Title

Competitiveness Of South Carolinian Aerospace Education

Author(s)

Lotta Keller

School Name

Governor's School for Science and Math

Grade Level

12th Grade

Presentation Topic

Consumer Science

Presentation Type

Mentored

Mentor

Mentor: Dr. Cameron; South Carolina Council on Competitiveness

Oral Presentation Award

3rd Place

Written Paper Award

2nd Place

Abstract

Since 2006, South Carolina’s aerospace cluster has grown in a manner reminiscent of the early growth of its automotive cluster. Given the success of the latter, the South Carolina Council on Competitiveness has begun to research how the aerospace cluster can achieve the same progress. A properly educated and skilled workforce was found to be a key element of growth. To create this resource, at least one quality aerospace education or training program should exist in a geographic area. This research sought to determine whether South Carolina has sufficient training programs to maximize growth by comparing the state to two others with more developed aerospace sectors. By compiling lists of several types of programs in South Carolina, Alabama, and Georgia, it was found that the total amount of programs offered in South Carolina is comparatively subpar, as it offers less than Alabama and far less than Florida. These data provide insight into the state’s strengths and weaknesses and lead to research ideas that will identify existing variables while identifying models for South Carolinian growth.

Location

Owens 102

Start Date

4-16-2016 10:00 AM

COinS
 
Apr 16th, 10:00 AM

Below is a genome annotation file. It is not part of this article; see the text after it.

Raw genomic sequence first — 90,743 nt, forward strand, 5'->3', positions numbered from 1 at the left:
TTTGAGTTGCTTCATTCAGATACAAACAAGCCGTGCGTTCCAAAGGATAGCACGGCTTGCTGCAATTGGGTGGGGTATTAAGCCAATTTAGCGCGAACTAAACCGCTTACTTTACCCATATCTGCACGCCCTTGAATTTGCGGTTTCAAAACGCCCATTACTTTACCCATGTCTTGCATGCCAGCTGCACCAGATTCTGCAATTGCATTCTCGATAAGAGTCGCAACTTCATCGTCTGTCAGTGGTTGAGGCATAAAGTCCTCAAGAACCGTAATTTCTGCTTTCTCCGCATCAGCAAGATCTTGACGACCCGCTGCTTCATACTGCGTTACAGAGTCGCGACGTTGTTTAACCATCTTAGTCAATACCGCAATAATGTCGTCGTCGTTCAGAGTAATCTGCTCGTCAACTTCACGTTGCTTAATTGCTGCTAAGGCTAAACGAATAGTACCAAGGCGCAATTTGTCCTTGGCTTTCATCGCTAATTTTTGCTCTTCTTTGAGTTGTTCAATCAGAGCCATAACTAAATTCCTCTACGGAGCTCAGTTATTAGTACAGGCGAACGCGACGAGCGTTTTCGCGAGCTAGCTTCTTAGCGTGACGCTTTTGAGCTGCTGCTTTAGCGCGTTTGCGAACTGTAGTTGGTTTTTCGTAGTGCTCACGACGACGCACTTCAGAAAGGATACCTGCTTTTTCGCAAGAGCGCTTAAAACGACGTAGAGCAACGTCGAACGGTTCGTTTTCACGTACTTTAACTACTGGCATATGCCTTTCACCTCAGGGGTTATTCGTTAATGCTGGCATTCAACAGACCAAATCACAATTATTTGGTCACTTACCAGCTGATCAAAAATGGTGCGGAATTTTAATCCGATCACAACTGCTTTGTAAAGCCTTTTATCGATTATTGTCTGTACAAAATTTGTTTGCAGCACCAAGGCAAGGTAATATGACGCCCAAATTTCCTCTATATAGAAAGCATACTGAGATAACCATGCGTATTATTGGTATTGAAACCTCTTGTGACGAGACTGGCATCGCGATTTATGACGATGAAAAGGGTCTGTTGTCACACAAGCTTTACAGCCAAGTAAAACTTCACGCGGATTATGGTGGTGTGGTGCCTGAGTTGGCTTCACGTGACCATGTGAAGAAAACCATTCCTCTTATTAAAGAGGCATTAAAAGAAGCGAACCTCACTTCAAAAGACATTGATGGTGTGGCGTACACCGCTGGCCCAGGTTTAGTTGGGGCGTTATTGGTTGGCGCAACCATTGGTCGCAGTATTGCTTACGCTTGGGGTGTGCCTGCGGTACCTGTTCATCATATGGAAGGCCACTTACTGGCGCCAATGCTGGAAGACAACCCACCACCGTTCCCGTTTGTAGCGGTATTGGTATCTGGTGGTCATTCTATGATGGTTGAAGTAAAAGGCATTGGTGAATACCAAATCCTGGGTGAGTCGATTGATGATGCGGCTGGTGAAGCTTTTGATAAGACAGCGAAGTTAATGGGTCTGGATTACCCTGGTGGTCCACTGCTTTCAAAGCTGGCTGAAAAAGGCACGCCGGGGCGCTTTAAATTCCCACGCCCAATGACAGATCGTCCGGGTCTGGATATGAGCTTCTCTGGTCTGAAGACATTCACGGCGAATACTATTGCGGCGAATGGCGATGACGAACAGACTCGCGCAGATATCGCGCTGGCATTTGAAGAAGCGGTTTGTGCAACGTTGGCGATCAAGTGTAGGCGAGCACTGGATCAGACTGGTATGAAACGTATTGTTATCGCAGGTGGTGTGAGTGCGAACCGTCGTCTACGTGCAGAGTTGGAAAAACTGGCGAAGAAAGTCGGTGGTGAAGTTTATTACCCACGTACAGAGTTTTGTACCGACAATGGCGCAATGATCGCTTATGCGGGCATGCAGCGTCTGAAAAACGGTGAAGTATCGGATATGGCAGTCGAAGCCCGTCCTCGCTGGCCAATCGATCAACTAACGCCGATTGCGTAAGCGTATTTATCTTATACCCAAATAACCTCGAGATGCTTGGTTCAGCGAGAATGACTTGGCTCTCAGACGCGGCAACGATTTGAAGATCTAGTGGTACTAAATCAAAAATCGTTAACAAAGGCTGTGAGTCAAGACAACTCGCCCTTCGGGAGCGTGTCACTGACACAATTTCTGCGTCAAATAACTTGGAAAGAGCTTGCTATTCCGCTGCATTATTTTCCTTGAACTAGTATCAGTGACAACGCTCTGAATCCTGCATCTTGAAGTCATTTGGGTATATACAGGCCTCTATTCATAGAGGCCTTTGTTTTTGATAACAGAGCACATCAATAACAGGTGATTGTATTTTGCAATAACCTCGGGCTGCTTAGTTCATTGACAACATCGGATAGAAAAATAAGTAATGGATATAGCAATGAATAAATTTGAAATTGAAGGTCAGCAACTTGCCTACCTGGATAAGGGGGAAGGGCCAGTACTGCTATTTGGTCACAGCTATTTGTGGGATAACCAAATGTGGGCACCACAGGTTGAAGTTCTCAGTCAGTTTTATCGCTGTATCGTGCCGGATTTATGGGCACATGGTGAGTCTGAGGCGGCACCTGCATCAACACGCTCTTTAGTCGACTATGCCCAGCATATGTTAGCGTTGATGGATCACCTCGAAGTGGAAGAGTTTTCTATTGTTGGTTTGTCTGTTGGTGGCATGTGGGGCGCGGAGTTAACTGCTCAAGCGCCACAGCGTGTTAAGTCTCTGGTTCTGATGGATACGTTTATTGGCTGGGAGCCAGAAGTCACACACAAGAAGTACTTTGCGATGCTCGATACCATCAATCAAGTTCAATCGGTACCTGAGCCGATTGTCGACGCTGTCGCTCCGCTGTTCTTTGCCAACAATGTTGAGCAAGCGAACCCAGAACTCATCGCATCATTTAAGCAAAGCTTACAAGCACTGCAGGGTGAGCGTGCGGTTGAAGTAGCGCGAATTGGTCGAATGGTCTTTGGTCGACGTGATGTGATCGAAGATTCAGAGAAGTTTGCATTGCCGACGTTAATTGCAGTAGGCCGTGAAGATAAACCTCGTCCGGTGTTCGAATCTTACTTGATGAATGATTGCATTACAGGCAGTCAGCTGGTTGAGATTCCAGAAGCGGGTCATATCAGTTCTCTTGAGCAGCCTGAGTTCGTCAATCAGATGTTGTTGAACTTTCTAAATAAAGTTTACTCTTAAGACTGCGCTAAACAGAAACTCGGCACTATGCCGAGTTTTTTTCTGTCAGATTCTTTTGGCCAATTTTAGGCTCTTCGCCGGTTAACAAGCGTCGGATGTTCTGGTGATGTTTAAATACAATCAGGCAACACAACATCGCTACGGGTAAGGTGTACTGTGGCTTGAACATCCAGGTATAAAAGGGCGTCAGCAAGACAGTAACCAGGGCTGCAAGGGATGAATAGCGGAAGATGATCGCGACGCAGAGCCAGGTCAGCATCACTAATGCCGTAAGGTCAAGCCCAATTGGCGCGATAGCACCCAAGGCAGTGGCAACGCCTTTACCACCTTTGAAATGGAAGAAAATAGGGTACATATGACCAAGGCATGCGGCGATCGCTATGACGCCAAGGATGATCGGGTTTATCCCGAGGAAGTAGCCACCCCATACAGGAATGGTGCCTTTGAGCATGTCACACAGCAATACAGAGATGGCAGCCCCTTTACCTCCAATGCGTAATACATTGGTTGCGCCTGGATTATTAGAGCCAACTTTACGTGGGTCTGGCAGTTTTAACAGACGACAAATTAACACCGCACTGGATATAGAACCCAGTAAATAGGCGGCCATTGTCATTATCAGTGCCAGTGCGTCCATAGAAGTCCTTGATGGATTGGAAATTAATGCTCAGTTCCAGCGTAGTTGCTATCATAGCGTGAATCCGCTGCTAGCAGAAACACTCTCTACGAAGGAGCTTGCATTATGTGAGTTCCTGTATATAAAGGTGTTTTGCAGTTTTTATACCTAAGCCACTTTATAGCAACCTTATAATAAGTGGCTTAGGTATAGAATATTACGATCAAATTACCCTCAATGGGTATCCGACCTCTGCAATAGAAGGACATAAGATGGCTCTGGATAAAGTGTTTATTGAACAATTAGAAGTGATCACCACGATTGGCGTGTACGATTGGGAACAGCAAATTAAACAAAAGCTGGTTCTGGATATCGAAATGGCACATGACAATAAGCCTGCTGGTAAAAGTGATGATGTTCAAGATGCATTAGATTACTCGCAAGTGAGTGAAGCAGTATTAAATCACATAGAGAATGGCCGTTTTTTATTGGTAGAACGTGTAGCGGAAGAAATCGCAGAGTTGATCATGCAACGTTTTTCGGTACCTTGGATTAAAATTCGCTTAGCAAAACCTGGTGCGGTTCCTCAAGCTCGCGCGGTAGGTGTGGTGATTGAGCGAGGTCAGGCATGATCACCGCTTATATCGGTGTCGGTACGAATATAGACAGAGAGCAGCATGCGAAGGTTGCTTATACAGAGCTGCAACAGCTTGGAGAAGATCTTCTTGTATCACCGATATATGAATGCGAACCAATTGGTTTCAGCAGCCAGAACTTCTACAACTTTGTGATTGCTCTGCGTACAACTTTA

Competitiveness Of South Carolinian Aerospace Education

Owens 102

Since 2006, South Carolina’s aerospace cluster has grown in a manner reminiscent of the early growth of its automotive cluster. Given the success of the latter, the South Carolina Council on Competitiveness has begun to research how the aerospace cluster can achieve the same progress. A properly educated and skilled workforce was found to be a key element of growth. To create this resource, at least one quality aerospace education or training program should exist in a geographic area. This research sought to determine whether South Carolina has sufficient training programs to maximize growth by comparing the state to two others with more developed aerospace sectors. By compiling lists of several types of programs in South Carolina, Alabama, and Georgia, it was found that the total amount of programs offered in South Carolina is comparatively subpar, as it offers less than Alabama and far less than Florida. These data provide insight into the state’s strengths and weaknesses and lead to research ideas that will identify existing variables while identifying models for South Carolinian growth.